I will start with the usual reminder of who we are, for new visitors.
The team consists of Dominique Nancy of 3C Style in Canada, Lisa Lawrence of Lismore Paper in the USA, and myself in the UK. We work closely each month to bring you three intertwined posts with a common theme. We are all three very creative people who met via our WP blogs. We have a shared ethos and a close friendship. Our motto – ‘An ocean apart but we share the same heart’ describes us perfectly. The five hour time difference means I spend my morning commute catching up with their conversations during the night, and waiting for them to wake up so I can join in!
Make sure you visit Dominique and Lisa via the links above, to see the whole of the post.
My promise to return with non WFNC posts was almost broken, but a week off work and an internal ass-kicking prompted me to finally post something yesterday!
However, preparations for this WFNC and some subsequent ones have been continuing apace! And some more drawing got done!
I also want to pay tribute to my two partners, who are a source of constant joy and inspiration. Thank you both from the bottom of my heart for being part of my life.
Related to poppies, believe it or not. Corydalis is a widespread genus in the Northern hemisphere and is concentrated in the far East and the Himalaya, with a few species in Europe and North America. I wrote about them in more detail back in February.
There are a number of blue flowered far Eastern species and their hybrids in cultivation now. The C. elata illustrated is neither common nor easy, but I can thoroughly recommend C ‘Craigton Blue’, a hybrid from C. elata bred by my friends Ian and Maggi Young in Aberdeen and now available at many nurseries in the UK.
The first blue Corydalis to cause a sensation in the gardening world was C. flexuosa, introduced in several forms in the 1980s and still around. If it has a fault, though possibly useful in dry areas, it is that it tends to go dormant during the heat of summer. The hybrids are more inclined to stay evergreen.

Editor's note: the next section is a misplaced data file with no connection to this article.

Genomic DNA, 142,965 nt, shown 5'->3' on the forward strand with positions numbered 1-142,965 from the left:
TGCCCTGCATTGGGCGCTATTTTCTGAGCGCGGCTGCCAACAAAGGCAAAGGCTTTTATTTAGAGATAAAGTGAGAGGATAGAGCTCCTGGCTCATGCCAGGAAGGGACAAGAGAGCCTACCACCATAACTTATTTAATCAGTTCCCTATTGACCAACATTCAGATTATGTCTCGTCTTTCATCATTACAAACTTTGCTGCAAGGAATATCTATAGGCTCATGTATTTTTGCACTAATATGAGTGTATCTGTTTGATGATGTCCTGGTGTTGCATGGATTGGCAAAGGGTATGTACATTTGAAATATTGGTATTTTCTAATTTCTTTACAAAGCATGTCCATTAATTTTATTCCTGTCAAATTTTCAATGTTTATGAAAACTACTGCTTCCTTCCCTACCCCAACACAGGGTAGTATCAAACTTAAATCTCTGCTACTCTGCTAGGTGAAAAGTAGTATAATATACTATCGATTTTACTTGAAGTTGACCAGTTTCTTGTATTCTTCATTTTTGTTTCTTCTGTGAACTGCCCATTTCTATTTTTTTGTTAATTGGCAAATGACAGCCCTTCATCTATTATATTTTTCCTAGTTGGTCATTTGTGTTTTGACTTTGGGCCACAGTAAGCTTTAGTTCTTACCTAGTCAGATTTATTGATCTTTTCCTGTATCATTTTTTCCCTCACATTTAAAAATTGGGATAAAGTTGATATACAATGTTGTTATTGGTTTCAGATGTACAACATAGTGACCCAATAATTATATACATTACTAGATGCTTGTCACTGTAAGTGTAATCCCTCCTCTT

All these blue species want a fairly cool, moist and partially shady position in the garden. They benefit greatly from frequent division and replanting – just as Primula do.
Lady Slipper Orchid
The resemblance of the slipper orchids to shoes has inspired my buddies to talk about shoes. As I have said on my blog before – the female love for shoes is one of the mysteries that a mere male like myself has no chance of understanding.
The slipper orchids have a mystery all of their own. The species native to the UK, Cypripedium calceolus, was all but extinct having been reduced to a single known wild plant by the middle of the last century. The solo known wild plant was then (in the 1990s) crossed by Kew with plants in gardens thought to have been taken from the wild decades ago. The resulting seedlings were distributed to selected growers (including myself) for growing on prior to reintroduction to the wild.
The reintroduction was very successful and plants are now thriving on a number of reserves in the North of England.
The Slipper Orchids actually comprise several genera – Cypripedium are the hardy ones from the Northern hemisphere right up to the Arctic. Phragmipedium are tropical plants from South America and Paphiopedilum are their counterparts in tropical Asia. These latter are the ones commonly seen in orchid displays and for sale, though the hardy Cypripedium are now getting commonly available in garden centres, sustainably grown from seed and no longer wild collected. I can grow the hardy ones but don’t ask me how to grow the tropical ones….
The team have a collective dream of a tropical greenhouse attached to a shared studio!
The Owl Butterfly (Caligo). The article on these from the UK Natural History Museum is far more amusing than anything I could produce! The preserved specimen above was photographed by me at the Insectarium in the Montreal Botanic Gardens a year ago. Dominique and I have both photographed live ones since then.
Butterflies have also been on my mind artistically recently, as I produced this drawing of the Painted Lady butterfly:
And with some digital assistance it went to visit last month’s Lavender drawing!
Come back and visit for another edition in October, for which I got caffeinated and went a bit nutty….